On July 23, World Health Organization (WHO) director-general Tedros Adhanom Ghebreyesus declared that monkeypox is a public health emergency of international concern (PHEIC)—the highest level of alert— reflecting steeply rising cases in countries where the virus has not previously been reported.
“[W]e have an outbreak that has spread around the world rapidly, through new modes of transmission, about which we understand too little, and which meets the criteria in the International Health Regulations,” Tedros said at a media briefing.
As of July 25, the Centers for Disease Control and Prevention (CDC) has identified 3,487 monkeypox cases, and the United States will soon exceed all other countires. Worldwide, there are now more than 18,000 cases.
Almost all cases so far have been among gay, bisexual and other men who have sex with men, and most transmission has been associated with sexual activity. But experts fear that if the outbreak is not contained, the virus could spread beyond this group and may become endemic in more countries. The CDC has reported eight cases among cisgender women in the United States, and last Friday, CDC director Rochelle Walensky, MD, MPH, announced the first two cases in children in the U.S., both attributed to household contact.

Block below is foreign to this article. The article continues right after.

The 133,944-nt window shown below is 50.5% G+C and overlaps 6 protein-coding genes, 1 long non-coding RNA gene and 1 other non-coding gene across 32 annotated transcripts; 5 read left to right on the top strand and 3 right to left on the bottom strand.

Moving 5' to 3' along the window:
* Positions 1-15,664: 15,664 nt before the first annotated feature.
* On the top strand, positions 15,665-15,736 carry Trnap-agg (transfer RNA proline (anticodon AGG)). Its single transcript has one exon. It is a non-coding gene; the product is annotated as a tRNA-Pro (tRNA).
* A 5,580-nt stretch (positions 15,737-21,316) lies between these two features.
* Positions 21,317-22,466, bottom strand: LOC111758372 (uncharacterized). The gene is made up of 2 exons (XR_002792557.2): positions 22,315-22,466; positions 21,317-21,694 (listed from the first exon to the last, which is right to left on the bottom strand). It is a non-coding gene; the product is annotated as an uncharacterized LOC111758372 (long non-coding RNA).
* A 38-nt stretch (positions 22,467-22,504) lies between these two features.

The monkeypox virus is transmitted through close physical contact, including skin-to-skin contact, kissing and respiratory droplets at close range, but it does not spread through the air over longer distances. Monkeypox can potentially spread via clothes, bedding or surfaces, but this appears to be much less common. It is not yet known whether monkeypox is directly sexually transmitted through semen or vaginal fluid, but it does spread via contact with sores during sex.
The WHO previously considered whether to declare a PHEIC a month ago, when some 3,000 monkeypox cases had been identified. At that time, an advisory committee voted unanimously that the outbreak did not yet meet the criteria set forth in the WHO’s International Health Regulations, which include rapid spread in new countries.